Hero (1997) 88Films Review By Jamie M MacDonald

Whether you are familiar with the film, or you like the genre and looking for more to discover, Corey Yuen`s HERO is a must for the collection

Ma Wing Jing (Takeshi Kaneshiro) and his elder brother Ma Tai Ceung played by the legend that is Yuen Wah move from Shantung to Shanghai to make their fortune at the end of the Qin Dynasty. Both brothers take a job on the docks, which it controlled by the most powerful triad in the city Tam Sei played by another legend that is Yuen Biao. Tam Sei has a big heart, but runs the city with an iron hand, and has many enemies. Eager to show his amazing fighting skills Wing Jing saves Tam Sei`s life during an altercation with a rival gang, whose leader. As a reward Tam Sei gives Mia Wing Jing his nightclub to run, setting off a chain of events of corrupt police, a love triangle that seems to be only headed for tragedy and betrayal…

This remake of Shaw Brothers classic 1972s The Boxer from Shantung is directed by legendary fight/action chorographer Corey Yuen. From the off, when the two brothers are catching the train during the pre-credit sequence, you know this is going to be one of them rare remakes that work so well. The opening titles have always reminded me of Fist of Fury`s in style, it goes with the old school Kung Fu movie feel of the film. As you`d expect from Corey Yuen and his team it is very well paced, and the action scenes have that high-speed kinetic feel that the 90s did so well. I think in this film like in the original with David Chiang in the role, that Yuen Biao gets a chance to shine in this film, not only with his Kung Fu presence but with his acting as well. Takeshi Kaneshiro is his usual amazing self; he has such strong screen charisma, always truly wonderful to watch. Yuen Wah totally plays against his usual kind of role and his more his brother`s conscious while at times a bit of comedy relieve after some of the heavier scenes. The finale is truly jaw dropping and a must for all action fans out there.

For me is the best old school new Kung Fu film I`ve ever seen, and I`ve adored it since I first bought the DVD from Hong Kong. Now as everyone knows – it is such a good time to be a Hong Kong film fans with so many releases coming to the UK of many Kung Fu films, plus with some it`s not just the UK debut of the film but for some is the very first time it will be released in the UK. 88films seem to be going from strength to strength with more and more release being announced every month. Their release of HERO this year on blu ray is and was a must for me (my DVD of it is letterboxed, looked great on my 4:3 old TV) It does not disappoint and now you can enjoy this film in the best of quality, it is here to be newly discovered and for those diehard fans like me. We are treated to a nice collector Blu Ray – Limited Edition Features include…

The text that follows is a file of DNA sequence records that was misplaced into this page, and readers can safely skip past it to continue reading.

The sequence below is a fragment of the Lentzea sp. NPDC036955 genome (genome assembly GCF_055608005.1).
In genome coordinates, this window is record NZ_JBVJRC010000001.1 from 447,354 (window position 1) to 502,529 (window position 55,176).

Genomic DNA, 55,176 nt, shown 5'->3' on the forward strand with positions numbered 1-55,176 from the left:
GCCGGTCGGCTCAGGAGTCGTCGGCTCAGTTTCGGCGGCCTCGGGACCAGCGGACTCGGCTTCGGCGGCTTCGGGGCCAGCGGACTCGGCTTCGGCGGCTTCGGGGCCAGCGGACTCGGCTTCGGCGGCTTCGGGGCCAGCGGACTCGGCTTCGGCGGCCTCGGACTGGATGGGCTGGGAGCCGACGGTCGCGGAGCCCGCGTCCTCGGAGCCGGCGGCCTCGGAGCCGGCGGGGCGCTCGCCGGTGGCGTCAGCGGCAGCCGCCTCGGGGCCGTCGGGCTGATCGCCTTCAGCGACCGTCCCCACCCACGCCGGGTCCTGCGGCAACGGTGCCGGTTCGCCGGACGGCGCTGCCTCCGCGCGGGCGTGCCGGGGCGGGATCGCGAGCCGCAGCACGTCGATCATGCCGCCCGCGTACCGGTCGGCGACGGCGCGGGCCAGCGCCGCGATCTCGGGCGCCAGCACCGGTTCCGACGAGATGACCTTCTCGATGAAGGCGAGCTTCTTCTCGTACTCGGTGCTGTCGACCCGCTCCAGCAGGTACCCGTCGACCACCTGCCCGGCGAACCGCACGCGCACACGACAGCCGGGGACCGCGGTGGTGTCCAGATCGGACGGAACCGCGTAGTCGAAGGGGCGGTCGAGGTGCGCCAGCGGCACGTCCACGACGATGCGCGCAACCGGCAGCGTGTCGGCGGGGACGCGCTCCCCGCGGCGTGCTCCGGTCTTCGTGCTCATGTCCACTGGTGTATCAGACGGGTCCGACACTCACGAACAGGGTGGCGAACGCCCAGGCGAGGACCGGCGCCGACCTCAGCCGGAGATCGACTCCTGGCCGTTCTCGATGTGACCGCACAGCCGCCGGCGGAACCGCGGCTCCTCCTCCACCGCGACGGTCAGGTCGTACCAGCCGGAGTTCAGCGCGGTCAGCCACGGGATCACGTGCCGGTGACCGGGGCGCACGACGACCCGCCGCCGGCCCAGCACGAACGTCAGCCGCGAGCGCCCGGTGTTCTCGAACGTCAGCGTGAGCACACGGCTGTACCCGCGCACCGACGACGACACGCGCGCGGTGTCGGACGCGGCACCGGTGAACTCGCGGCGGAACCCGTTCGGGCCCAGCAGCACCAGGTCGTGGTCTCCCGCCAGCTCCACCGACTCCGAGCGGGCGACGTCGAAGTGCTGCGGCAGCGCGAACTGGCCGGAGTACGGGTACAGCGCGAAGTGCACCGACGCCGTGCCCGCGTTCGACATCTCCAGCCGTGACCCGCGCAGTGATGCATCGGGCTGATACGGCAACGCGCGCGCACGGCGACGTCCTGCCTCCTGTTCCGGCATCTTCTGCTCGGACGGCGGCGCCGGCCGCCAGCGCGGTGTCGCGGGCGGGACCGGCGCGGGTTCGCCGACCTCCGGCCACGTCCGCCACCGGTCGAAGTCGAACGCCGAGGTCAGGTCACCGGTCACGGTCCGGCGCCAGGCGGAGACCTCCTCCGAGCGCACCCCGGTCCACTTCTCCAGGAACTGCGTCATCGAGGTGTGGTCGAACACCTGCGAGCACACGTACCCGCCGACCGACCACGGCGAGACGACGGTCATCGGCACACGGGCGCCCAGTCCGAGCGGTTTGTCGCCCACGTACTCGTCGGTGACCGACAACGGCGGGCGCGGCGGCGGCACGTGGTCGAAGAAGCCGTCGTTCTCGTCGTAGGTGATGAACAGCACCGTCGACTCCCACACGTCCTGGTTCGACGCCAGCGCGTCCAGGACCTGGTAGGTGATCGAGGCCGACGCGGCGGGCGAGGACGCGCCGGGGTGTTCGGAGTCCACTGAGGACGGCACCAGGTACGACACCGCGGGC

Slipcase with brand new artwork from Kung FU Bob O’Brien Collector’s Booklet notes by Andrew Graves. Double-sided foldout Poster: Special Features – HD Master from original 35mm negatives in 1:85:1 Aspect Ratio (seeing this always makes me happy – as I know it`s going to be a great transfer. Which this most definitely is! English LPCM Mono 2.0 – Cantonese LPCM mono with newly translated English Subtitles, Audio Commentary with Mike Leeder and Arne Venema. Hong Kong Trailer, Alternative shots from the Taiwanese Version plus reversible sleeve featuring original Hong Kong Poster artwork.

This is a very nice release from 88films; it is a must for those that are familiar with it and those that are yet to discover this classic of the genre. What are you waiting for? Go and add this Old School, New Kung Fu film to your collection. Whether you are familiar with the film, or you like the genre and looking for more to discover, Corey Yuen`s HERO is a must for the collection… Thank you 88films for releasing this…

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